“Just when I thought I was out, the Clintons pull me back into their conjugal psychodrama,” writes N.Y. Times columnist Maureen Dowd in a truly fascinating column. The thrust of her 12.23 entry is that Bill Clinton, for the strangest and most tangled-up of reasons, may be subconsciously sabotaging Hillary Clinton‘s presidential campaign.
The seed of this suspicion is a friend of the Clintons having told Dowd that “for the first time since the Marc Rich pardon, Bill is seriously diminishing his personal standing with the people closest to him.”
“Is Bill torn between resentment of being second fiddle and gratification that Hillary can be first banana only with his help?,” Dowd wonders. “Their relationship has always been a co-dependence between his charm and her discipline. But what if, as some of her advisers suggest, she turned out to be a tougher leader, quicker to grasp foreign policy, less skittish about using military power and more inspirational abroad? What if she were to use his mistakes as a reverse blueprint, like W. did with his dad?
“When Bill gets slit-eyed, red-faced and finger-wagging in defense of her, is he really defending himself, ego in full bloom, against aspersions that Obama and Edwards cast on Clintonian politics?
“Maybe the Boy Who Can’t Help Himself is simply engaging in his usual patterns of humiliating Hillary and lighting an exploding cigar when things are going well. ‘They’re not Scott and Zelda Fitzgerald, who had jealousy as the lifeblood of their marriage,’ said one writer who has studied the pair. ‘The lifeblood of their marriage is crisis, coming to each other’s rescue.'”
Exploding cigars! Reverse blueprints! Sturm und drang! Terrific stuff.
“There is also a growing tension between critics — who take film seriously as art and are increasingly scornful of the vituperative blog culture — and Oscar pundits, who with their wacky statistical analysis come off more like breathless racetrack tipsters than film admirers. The root of all this evil, of course, is that everyone writes entirely too much about the Oscars (my newspaper included). With all those special issues and Oscar blogs to fill, the occasional astute observations are drowned out by the 24/7 blather.” — from a 12.18 Patrick Goldstein “Big Picture” column that I should have acknowledged earlier.
Sweeney Todd is not only consumed by vengeance but goes mad with it, finally destroying himself and taking others down with him. In a way the visual signature of his derangement is his white shock of skunk hair. It’s interesting to note that the last movie character who had the same skunk ‘do was also obsessed by vengeance, so lost in rage that he’s prepared to sacrifice his life, the lives of his crew members and even his ship to find and destroy his nemesis.
Johnny Depp in Sweeney Todd; Gregory Peck as Captian Ahab in John Huston’s Moby Dick
On top of which both men raged and obsessed sometime in the early to mid 19th Century. Has anyone ever tried to make a musical out of Herman Melville‘s Moby Dick?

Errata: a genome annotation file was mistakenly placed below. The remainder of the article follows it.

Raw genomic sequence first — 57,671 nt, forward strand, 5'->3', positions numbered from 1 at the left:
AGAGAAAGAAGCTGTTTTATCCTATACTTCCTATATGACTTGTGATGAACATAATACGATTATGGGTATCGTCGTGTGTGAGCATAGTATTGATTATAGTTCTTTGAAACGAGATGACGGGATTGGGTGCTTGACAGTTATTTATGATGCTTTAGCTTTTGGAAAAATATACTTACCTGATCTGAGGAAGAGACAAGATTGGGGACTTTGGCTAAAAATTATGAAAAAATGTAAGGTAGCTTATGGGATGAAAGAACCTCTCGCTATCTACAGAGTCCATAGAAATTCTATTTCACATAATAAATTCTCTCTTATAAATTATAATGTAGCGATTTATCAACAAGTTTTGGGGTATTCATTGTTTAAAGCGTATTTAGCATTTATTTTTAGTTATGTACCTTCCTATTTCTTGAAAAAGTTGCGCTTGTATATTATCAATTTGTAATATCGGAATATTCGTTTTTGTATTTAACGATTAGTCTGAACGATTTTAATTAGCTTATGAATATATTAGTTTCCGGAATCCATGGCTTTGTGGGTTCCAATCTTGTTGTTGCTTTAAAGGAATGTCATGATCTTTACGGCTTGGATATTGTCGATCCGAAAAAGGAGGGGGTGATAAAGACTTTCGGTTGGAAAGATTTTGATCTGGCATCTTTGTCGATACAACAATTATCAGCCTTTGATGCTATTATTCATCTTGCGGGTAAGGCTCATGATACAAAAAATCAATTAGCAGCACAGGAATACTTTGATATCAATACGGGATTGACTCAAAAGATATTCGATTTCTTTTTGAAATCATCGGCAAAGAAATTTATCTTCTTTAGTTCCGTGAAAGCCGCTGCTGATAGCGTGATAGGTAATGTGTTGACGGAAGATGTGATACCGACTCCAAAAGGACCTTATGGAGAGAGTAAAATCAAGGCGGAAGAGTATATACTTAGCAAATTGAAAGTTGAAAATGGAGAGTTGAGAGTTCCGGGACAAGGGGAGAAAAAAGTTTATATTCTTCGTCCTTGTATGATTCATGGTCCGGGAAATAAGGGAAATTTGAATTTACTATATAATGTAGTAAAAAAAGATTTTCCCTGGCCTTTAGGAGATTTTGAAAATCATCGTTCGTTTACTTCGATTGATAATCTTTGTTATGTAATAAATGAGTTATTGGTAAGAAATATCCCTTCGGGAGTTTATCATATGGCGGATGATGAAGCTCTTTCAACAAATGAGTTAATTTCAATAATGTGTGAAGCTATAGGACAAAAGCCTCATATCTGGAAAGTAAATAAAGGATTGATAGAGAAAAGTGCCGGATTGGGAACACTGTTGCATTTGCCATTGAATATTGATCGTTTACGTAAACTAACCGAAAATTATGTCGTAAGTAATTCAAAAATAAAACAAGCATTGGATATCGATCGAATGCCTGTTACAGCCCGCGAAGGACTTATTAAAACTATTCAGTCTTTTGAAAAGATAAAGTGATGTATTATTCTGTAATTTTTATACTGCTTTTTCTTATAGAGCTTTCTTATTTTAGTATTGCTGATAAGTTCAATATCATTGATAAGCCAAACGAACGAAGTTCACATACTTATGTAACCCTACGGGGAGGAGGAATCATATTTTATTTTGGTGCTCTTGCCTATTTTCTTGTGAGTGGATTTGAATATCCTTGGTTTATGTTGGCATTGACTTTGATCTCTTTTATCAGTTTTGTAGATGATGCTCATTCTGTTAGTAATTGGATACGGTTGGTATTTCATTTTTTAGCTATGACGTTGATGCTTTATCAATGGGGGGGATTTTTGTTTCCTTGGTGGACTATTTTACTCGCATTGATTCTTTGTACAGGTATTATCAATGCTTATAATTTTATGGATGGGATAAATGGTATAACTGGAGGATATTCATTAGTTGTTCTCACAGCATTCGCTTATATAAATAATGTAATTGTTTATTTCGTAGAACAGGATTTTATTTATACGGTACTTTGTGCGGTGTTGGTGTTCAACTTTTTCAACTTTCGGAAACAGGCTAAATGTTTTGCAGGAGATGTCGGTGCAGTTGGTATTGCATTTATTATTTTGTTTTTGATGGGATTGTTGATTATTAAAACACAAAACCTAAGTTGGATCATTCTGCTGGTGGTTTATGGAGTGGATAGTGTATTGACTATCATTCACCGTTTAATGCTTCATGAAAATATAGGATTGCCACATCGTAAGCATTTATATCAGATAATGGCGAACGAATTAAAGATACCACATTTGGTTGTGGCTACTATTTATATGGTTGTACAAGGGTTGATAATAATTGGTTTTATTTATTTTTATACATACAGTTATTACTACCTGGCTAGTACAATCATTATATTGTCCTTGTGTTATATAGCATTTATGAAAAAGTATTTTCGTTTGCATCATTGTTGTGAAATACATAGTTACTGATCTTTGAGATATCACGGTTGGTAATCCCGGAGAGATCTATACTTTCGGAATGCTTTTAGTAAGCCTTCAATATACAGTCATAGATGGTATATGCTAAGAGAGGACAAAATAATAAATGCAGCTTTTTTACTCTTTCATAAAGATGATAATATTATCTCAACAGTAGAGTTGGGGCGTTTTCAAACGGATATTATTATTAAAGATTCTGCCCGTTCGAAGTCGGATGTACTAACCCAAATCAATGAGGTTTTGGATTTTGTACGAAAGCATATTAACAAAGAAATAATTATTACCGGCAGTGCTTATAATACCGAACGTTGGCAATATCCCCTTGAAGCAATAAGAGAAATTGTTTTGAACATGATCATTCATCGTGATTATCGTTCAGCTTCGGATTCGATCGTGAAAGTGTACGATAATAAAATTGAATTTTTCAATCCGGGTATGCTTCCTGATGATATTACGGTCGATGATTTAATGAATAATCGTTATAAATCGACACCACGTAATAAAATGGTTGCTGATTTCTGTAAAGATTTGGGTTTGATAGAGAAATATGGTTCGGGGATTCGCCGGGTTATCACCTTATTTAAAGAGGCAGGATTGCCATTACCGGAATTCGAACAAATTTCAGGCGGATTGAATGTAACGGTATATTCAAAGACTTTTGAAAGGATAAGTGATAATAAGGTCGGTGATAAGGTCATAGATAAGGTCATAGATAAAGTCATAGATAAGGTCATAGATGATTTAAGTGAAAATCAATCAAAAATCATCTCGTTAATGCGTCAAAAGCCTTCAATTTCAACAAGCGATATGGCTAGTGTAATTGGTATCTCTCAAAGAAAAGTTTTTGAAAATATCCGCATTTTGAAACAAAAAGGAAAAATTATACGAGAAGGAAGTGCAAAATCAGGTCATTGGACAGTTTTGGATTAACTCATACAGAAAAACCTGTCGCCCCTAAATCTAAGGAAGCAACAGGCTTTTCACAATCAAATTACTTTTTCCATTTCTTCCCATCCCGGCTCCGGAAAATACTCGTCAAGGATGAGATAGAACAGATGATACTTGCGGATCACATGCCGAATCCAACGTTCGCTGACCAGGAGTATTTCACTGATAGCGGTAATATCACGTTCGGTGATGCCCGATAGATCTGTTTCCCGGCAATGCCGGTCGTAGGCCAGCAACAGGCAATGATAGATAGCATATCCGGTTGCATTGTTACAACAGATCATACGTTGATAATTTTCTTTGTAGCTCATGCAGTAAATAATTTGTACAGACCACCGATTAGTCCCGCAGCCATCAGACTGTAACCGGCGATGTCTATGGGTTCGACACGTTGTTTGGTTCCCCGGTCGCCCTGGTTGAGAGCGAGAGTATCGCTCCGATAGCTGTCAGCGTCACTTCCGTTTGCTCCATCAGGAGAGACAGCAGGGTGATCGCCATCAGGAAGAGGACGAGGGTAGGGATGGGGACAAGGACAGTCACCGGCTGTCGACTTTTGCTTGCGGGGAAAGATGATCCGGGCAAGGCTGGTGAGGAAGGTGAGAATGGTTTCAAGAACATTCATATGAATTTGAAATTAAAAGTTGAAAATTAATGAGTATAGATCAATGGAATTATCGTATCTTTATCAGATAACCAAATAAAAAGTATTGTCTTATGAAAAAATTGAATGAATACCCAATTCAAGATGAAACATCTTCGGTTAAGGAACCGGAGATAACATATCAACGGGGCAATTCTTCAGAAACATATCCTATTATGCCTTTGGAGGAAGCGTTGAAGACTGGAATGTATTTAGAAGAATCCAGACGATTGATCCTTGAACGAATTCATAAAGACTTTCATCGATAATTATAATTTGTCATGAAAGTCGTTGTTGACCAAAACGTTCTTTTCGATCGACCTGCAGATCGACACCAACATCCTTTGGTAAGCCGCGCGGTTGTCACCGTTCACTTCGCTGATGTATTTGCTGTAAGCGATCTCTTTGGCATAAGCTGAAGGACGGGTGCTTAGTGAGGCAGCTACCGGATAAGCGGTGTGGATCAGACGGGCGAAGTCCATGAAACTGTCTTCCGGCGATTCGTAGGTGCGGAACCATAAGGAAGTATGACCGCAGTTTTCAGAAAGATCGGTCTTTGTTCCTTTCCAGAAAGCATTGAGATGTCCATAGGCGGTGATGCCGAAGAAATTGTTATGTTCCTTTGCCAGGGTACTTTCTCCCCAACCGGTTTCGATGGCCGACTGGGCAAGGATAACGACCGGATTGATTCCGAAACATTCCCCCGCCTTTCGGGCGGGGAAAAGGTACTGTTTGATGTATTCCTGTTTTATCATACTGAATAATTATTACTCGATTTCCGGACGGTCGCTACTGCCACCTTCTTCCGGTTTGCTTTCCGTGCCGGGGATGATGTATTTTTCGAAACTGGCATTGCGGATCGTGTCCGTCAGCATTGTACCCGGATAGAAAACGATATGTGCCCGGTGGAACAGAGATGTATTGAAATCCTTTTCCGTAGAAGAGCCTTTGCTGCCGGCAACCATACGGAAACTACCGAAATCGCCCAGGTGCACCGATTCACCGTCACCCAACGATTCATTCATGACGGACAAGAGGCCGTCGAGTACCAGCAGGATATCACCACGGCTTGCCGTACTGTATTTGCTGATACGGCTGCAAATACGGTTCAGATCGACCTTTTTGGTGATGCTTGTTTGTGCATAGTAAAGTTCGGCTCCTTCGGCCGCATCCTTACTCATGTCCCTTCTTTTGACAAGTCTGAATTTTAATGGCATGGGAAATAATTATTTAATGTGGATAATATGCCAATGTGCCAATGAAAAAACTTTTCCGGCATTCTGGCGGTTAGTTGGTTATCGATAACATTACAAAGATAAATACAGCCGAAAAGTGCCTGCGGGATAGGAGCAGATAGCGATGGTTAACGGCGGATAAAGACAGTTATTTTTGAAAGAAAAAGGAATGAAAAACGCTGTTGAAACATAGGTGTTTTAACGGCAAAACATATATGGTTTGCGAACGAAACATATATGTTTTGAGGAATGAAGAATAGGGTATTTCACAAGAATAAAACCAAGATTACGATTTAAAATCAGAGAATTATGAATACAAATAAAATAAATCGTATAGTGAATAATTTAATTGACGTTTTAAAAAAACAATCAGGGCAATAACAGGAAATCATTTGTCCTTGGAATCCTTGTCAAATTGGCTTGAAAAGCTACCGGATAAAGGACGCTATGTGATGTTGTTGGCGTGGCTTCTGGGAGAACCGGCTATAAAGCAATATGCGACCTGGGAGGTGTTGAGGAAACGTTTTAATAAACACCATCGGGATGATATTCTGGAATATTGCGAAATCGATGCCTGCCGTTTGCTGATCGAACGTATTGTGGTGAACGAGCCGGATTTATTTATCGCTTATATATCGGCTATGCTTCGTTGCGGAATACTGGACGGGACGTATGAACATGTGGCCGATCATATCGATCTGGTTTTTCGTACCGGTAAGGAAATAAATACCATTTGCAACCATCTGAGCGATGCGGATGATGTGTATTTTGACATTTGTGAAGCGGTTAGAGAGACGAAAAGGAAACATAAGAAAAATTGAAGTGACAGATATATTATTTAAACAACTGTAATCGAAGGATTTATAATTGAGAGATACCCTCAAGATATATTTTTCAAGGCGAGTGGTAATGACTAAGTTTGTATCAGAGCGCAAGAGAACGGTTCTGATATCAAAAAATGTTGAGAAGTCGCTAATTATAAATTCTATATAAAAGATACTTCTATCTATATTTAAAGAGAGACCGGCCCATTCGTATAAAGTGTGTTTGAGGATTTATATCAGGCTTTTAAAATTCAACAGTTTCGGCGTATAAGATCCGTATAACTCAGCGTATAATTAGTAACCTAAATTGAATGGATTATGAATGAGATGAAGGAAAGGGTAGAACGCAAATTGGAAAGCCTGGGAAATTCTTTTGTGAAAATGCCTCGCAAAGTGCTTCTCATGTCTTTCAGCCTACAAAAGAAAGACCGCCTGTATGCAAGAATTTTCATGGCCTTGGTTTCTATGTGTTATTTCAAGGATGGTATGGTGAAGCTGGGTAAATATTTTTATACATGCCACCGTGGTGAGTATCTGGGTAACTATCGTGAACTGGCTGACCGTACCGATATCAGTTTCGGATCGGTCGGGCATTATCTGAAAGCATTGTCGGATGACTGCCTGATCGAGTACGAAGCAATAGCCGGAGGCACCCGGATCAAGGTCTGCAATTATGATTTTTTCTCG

There’s one more parallel. Both Sweeney Todd and John Huston‘s Moby Dick (1956) both have monochromatic color palettes. In Moby Dick, in fact, Huston and cinematographer Oswald Morris made the first color film with a subdued drained hue, an effect that was achieved in the printing process by blending the color negative with a “grey” (black and white) negative. The idea was to emulate the Currier and Ives etchings of the period.
I only wish I could find a decent color closeup of Peck and his Ahab skunk hair.
Two articles about There Will Be Blood appear in today’s L.A. Times/Calendar section — a Daniel Day Lewis/Paul Thomas Anderson profile by Michael Ordona and one by Paul LIeberman about the casting of young Dillon Freasier as Lewis’s “purported” son. A third piece by Reed Johnson examines how “the planetary and human costs of overconsumption [are] a major cultural theme” examined in Blood as well as Sean Penn‘s Into the Wild.
“Paul Thomas Anderson‘s There Will Be Blood, which I will write about in detail when it opens on Wednesday, and David Fincher‘s Zodiac, which I wrote about when it was released in March, together constitute my 1 through 10,” writes N.Y. Times critic Manohla Dargis in a 12.23 article.
“These aren’t necessarily the year’s best (impossible to determine given the glut of films), just the two that matter most to me, that dug in the deepest and rearranged my own givens. They made me feel like the woman in the start of Orson Welles√É¬¢√¢‚Äö¬¨√¢‚Äû¬¢s film Touch of Evil who says, ‘I√É¬¢√¢‚Äö¬¨√¢‚Äû¬¢ve got this ticking noise in my head,’ just before she√É¬¢√¢‚Äö¬¨√¢‚Äû¬¢s blown to smithereens by a time bomb.
“I√É¬¢√¢‚Äö¬¨√¢‚Äû¬¢m still intact (more or less), but these films shook up my world in the best possible way.”
Sweeney Todd suffered a disastrous 23% drop in terms of its projected weekend earnings from Friday to Saturday. This appeared to be a result of the Redville cognoscenti finally figuring out it’s not a London-based Jack Sparrow adventure of some kind but a (choke…gag) Stephen Sondheim musical. (Fantasy Mogul’s Steve Mason has reported an 11% Friday to Saturday downturn. The 23% drop is based on Friday’s projection of a $12 million weekend vs. Paramount’s own reported weekend tally of $9.3 million.)
Realizing they’d been boondoggled (after ignoring the internet chatter for months), a significant percentage of the slow-on-the-pickup crowd apparently went into shock after seeing Tim Burton‘s dark fantasia on Friday. They obviously passed along some negative comments to their friends (perhaps not only about the music but about the arterial garden-hose spurtings) and led a modest revolt against the Paramount/DreamWorks ad campaign.
Sweeney Todd had been projected to take in $12 million after Friday’s earnings were calculated, but the weekend projection is now down to $9,399,000. I’m told that DreamWorks marketers wanted to sell Todd for the grand guignol musical that it is and open it more slowly — starting with 200 theatres — but Paramount marketers insisted on a fake-out campaign with a bigger 1200-theatre opening.